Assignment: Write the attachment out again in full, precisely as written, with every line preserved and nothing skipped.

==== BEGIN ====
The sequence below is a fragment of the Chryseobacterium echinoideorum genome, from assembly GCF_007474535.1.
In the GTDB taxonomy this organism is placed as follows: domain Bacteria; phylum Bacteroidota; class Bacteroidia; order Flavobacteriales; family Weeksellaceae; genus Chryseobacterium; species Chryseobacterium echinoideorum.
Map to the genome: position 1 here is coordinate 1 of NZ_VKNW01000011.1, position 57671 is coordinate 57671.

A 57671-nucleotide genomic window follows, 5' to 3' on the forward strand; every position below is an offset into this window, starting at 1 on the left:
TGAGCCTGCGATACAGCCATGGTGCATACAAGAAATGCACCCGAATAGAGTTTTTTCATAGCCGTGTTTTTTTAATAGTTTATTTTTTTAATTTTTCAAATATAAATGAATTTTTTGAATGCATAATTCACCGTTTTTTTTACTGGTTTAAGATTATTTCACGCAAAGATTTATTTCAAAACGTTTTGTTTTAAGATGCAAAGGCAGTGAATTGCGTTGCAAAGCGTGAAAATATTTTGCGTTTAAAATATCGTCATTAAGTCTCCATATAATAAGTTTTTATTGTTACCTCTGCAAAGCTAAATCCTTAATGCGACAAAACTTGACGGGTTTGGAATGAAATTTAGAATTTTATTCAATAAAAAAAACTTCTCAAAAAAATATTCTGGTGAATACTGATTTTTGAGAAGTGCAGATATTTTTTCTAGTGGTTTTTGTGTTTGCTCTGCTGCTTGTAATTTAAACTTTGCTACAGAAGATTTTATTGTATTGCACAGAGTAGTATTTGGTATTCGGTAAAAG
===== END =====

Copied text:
The sequence below is a fragment of the Chryseobacterium echinoideorum genome, from assembly GCF_007474535.1.
In the GTDB taxonomy this organism is placed as follows: domain Bacteria; phylum Bacteroidota; class Bacteroidia; order Flavobacteriales; family Weeksellaceae; genus Chryseobacterium; species Chryseobacterium echinoideorum.
Map to the genome: position 1 here is coordinate 1 of NZ_VKNW01000011.1, position 57671 is coordinate 57671.

A 57671-nucleotide genomic window follows, 5' to 3' on the forward strand; every position below is an offset into this window, starting at 1 on the left:
TGAGCCTGCGATACAGCCATGGTGCATACAAGAAATGCACCCGAATAGAGTTTTTTCATAGCCGTGTTTTTTTAATAGTTTATTTTTTTAATTTTTCAAATATAAATGAATTTTTTGAATGCATAATTCACCGTTTTTTTTACTGGTTTAAGATTATTTCACGCAAAGATTTATTTCAAAACGTTTTGTTTTAAGATGCAAAGGCAGTGAATTGCGTTGCAAAGCGTGAAAATATTTTGCGTTTAAAATATCGTCATTAAGTCTCCATATAATAAGTTTTTATTGTTACCTCTGCAAAGCTAAATCCTTAATGCGACAAAACTTGACGGGTTTGGAATGAAATTTAGAATTTTATTCAATAAAAAAAACTTCTCAAAAAAATATTCTGGTGAATACTGATTTTTGAGAAGTGCAGATATTTTTTCTAGTGGTTTTTGTGTTTGCTCTGCTGCTTGTAATTTAAACTTTGCTACAGAAGATTTTATTGTATTGCACAGAGTAGTATTTGGTATTCGGTAAAAG